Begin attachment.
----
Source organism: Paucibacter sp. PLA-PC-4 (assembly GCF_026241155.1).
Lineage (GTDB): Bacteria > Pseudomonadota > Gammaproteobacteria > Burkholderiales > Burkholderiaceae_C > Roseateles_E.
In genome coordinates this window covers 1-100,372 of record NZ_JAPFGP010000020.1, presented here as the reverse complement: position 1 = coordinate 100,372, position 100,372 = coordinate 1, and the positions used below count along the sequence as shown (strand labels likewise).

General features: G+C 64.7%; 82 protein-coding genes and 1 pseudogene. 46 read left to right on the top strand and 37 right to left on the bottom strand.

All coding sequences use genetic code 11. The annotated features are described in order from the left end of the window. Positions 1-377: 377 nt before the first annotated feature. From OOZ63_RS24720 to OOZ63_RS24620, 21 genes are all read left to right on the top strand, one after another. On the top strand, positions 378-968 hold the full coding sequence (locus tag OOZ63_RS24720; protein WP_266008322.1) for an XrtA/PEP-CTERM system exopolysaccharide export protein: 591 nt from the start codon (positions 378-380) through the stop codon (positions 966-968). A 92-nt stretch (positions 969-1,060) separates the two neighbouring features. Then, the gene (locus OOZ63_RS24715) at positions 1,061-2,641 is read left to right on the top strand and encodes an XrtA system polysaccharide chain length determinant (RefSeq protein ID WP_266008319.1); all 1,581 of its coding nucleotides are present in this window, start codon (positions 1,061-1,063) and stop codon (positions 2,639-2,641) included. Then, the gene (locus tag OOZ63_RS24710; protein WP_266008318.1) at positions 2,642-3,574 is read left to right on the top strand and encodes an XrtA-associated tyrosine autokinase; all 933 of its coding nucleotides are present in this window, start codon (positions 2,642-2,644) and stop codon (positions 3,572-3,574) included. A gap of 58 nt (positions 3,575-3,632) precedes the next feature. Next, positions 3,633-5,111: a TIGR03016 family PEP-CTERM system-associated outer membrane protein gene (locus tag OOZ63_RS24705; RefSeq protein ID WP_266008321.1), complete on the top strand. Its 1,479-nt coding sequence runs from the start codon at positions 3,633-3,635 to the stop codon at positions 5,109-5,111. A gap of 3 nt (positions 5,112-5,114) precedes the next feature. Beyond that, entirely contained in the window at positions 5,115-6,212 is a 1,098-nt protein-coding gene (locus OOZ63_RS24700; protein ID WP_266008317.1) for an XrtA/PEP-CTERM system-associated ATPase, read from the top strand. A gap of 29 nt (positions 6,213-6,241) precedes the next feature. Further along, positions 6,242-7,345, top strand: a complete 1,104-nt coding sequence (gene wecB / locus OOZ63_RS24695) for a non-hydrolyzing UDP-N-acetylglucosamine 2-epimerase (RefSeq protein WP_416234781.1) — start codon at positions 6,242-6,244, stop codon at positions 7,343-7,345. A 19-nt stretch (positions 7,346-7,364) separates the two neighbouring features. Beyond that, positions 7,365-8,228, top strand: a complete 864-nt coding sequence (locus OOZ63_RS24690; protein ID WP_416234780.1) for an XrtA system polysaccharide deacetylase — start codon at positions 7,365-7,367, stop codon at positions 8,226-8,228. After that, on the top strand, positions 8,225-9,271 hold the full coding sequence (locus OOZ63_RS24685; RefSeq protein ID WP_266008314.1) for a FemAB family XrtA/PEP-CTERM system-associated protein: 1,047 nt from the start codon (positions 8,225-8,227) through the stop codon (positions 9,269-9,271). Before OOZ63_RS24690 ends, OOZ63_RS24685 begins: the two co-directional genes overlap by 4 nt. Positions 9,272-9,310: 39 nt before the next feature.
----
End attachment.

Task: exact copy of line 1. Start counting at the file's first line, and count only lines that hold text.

Source organism: Paucibacter sp. PLA-PC-4 (assembly GCF_026241155.1).